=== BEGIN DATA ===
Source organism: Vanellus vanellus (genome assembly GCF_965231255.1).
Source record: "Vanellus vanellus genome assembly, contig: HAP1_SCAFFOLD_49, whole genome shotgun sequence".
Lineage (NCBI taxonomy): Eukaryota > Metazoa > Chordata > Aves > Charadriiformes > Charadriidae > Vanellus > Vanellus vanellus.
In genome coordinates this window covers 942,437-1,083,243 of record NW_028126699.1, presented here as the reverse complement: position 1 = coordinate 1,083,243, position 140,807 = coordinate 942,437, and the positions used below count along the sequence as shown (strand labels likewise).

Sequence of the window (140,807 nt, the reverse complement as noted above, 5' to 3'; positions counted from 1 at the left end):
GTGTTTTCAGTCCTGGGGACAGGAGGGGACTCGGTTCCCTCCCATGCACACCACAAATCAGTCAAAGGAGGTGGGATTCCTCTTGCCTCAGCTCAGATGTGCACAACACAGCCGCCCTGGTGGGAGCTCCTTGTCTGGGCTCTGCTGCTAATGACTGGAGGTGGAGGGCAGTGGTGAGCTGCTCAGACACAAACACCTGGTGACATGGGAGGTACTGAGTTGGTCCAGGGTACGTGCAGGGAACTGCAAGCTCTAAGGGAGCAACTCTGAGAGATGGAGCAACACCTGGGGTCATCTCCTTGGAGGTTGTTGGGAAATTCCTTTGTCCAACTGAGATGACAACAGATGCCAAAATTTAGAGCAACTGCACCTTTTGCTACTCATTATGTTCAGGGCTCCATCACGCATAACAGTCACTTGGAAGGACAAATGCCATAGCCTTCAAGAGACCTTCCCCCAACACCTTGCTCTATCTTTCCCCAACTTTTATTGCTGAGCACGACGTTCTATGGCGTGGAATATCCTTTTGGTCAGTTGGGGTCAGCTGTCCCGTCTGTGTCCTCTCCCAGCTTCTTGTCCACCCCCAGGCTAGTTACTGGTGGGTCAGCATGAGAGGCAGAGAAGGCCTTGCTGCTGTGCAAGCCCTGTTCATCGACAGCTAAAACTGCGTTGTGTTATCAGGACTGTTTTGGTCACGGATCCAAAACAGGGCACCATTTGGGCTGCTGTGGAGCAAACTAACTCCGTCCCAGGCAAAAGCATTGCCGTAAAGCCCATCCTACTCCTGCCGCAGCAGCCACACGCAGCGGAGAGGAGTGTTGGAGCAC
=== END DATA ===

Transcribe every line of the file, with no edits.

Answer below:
Source organism: Vanellus vanellus (genome assembly GCF_965231255.1).
Source record: "Vanellus vanellus genome assembly, contig: HAP1_SCAFFOLD_49, whole genome shotgun sequence".
Lineage (NCBI taxonomy): Eukaryota > Metazoa > Chordata > Aves > Charadriiformes > Charadriidae > Vanellus > Vanellus vanellus.
In genome coordinates this window covers 942,437-1,083,243 of record NW_028126699.1, presented here as the reverse complement: position 1 = coordinate 1,083,243, position 140,807 = coordinate 942,437, and the positions used below count along the sequence as shown (strand labels likewise).

Sequence of the window (140,807 nt, the reverse complement as noted above, 5' to 3'; positions counted from 1 at the left end):
GTGTTTTCAGTCCTGGGGACAGGAGGGGACTCGGTTCCCTCCCATGCACACCACAAATCAGTCAAAGGAGGTGGGATTCCTCTTGCCTCAGCTCAGATGTGCACAACACAGCCGCCCTGGTGGGAGCTCCTTGTCTGGGCTCTGCTGCTAATGACTGGAGGTGGAGGGCAGTGGTGAGCTGCTCAGACACAAACACCTGGTGACATGGGAGGTACTGAGTTGGTCCAGGGTACGTGCAGGGAACTGCAAGCTCTAAGGGAGCAACTCTGAGAGATGGAGCAACACCTGGGGTCATCTCCTTGGAGGTTGTTGGGAAATTCCTTTGTCCAACTGAGATGACAACAGATGCCAAAATTTAGAGCAACTGCACCTTTTGCTACTCATTATGTTCAGGGCTCCATCACGCATAACAGTCACTTGGAAGGACAAATGCCATAGCCTTCAAGAGACCTTCCCCCAACACCTTGCTCTATCTTTCCCCAACTTTTATTGCTGAGCACGACGTTCTATGGCGTGGAATATCCTTTTGGTCAGTTGGGGTCAGCTGTCCCGTCTGTGTCCTCTCCCAGCTTCTTGTCCACCCCCAGGCTAGTTACTGGTGGGTCAGCATGAGAGGCAGAGAAGGCCTTGCTGCTGTGCAAGCCCTGTTCATCGACAGCTAAAACTGCGTTGTGTTATCAGGACTGTTTTGGTCACGGATCCAAAACAGGGCACCATTTGGGCTGCTGTGGAGCAAACTAACTCCGTCCCAGGCAAAAGCATTGCCGTAAAGCCCATCCTACTCCTGCCGCAGCAGCCACACGCAGCGGAGAGGAGTGTTGGAGCAC